Well, there is hope found for us unknowns in the story of Easter. Two people that were instrumental in the last week of Jesus being on Earth in human form do not have their names given in the story. They are the “unknowns” of the Easter story.
I wrote about one of them, the owner of the upper room (Luke 22:7-12), in my second book, Holiday Biblical Characters: Finding My Stories in the Stories of Christmas and Easter, inspired by my good friend, Chris Teague, Administrator at Grace Bible Church in Oxford, Mississippi. In the chapter, Upper Room Owner: Behind-The-Scenes Kind of Guy, it states:
“The man seemed to be everywhere and nowhere at the same time. I would see him before and after the church services around the lobby, where I drank coffee while either waiting on the service to begin or meeting with people after the service was over.
This man would be introduced with the other elders in the church, but I would never see him up in front of the people… He seemed to be in the middle of everything but never in the front of anything."
The other “unknown” hero was the owner of the donkey that Jesus rode into Jerusalem (Luke 19:30-34). Here we have two people that were instrumental in the story of crucifixion and resurrection that has changed the world, and yet we have no idea who they are.
Jesus gives a message to those that work for God in anonymity, which you'll find in Matthew in what is called the Sermon on the Mount, “Watch out! Don’t do your good deeds publicly, to be admired by others, for you will lose the reward from your Father in heaven.” (Matthew 6:1 NLT)
Perhaps those that minister in silence, like myself, should relish the fact that we play a part of a story in someone’s life. To quote Holiday Biblical Characters again, “It must take an amazing heart to be able to do something and keep the ego in check. It’s easy to work when praise is readily and humanly available. It’s something else entirely when the only praise one receives is from God.”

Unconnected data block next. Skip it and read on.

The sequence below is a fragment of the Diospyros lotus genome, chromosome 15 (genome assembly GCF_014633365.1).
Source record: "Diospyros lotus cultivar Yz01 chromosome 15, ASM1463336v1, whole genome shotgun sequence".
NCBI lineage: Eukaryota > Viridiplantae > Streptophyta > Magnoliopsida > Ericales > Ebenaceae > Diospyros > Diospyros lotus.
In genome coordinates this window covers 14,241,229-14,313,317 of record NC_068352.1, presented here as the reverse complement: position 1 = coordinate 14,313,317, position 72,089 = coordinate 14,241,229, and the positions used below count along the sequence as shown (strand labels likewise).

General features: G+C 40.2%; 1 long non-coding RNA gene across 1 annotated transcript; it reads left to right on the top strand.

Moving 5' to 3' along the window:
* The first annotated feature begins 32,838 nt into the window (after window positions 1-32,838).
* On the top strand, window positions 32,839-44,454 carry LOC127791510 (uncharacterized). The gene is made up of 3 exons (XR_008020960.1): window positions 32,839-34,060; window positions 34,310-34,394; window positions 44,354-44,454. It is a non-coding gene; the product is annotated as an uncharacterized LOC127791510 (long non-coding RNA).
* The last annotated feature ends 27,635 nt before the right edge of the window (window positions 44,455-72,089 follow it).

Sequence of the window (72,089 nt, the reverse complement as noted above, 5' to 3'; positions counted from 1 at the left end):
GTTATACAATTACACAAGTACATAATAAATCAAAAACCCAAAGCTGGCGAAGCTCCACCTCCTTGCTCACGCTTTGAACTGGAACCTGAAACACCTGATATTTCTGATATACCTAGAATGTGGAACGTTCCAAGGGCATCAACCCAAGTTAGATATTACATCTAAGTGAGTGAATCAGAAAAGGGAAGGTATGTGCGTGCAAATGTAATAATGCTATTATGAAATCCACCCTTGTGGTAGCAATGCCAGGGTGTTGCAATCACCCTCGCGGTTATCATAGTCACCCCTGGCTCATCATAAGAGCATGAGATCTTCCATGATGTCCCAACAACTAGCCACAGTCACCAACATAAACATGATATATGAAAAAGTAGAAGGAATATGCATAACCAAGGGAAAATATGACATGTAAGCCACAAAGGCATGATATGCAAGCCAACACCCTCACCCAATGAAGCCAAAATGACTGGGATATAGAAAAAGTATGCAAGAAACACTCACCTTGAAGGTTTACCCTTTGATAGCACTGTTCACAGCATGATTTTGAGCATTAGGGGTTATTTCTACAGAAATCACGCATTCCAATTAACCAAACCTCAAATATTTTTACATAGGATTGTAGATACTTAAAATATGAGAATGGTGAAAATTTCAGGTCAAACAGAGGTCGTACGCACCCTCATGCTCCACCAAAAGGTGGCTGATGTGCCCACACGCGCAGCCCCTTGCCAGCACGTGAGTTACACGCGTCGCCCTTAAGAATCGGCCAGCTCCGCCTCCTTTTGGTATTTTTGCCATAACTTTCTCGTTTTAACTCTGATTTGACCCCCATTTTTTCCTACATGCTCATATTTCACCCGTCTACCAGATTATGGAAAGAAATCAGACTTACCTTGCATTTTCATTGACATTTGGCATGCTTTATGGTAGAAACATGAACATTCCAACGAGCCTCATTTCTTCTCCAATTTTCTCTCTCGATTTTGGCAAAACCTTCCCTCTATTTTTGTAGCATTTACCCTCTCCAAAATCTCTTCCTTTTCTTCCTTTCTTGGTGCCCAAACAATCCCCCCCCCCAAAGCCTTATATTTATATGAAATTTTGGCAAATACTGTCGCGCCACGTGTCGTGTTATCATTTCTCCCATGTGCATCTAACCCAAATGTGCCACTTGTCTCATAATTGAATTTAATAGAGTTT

So, organize those sports leagues and plan those craft classes. Assemble the tournaments and seminars. Create opportunities for fitness and wellness for the people of your community. Sing for the nursing home residents. Teach with the knowledge that you are helping the next generation be better than we are. Work for your employer as if you were working for God. The work you do is making a difference, one life at a time.
So, like the Unknown Soldier, rest in the fact that your work may be "known but to God," and that’s not all that bad of a place to be known.
 Tomb of the Unknown Soldier. (n.d.), Retrieved March 12, 2019, from http://www.arlingtoncemetery.mil/Explore/Tomb-of-the-Unknown-Soldier
 Red-headed stepchild. (n.d.). Retrieved from www.worldwidewords.org/qa/qa-red2.htm
 Waddell, D. (2015). Holiday Biblical Characters: Finding My stories in the stories of Christmas and Easter. Bloomington, IN: WestBow Press, a division of Thomas Nelson & Zondervan. P. 293
 Waddell, D. (2015). Holiday Biblical Characters: Finding My stories in the stories of Christmas and Easter. Bloomington, IN: WestBow Press, a division of Thomas Nelson & Zondervan. P. 299
Professor David Waddell currently teaches at Ole Miss and is CSRM's Executive Director. He had a long tenure as a SR&F Outreach Minister at a local church in Memphis, Tennessee and has authored three books. Contact him at firstname.lastname@example.org
His books can be ordered at: https://csrm.z2systems.com/np/clients/csrm/giftstore.jsp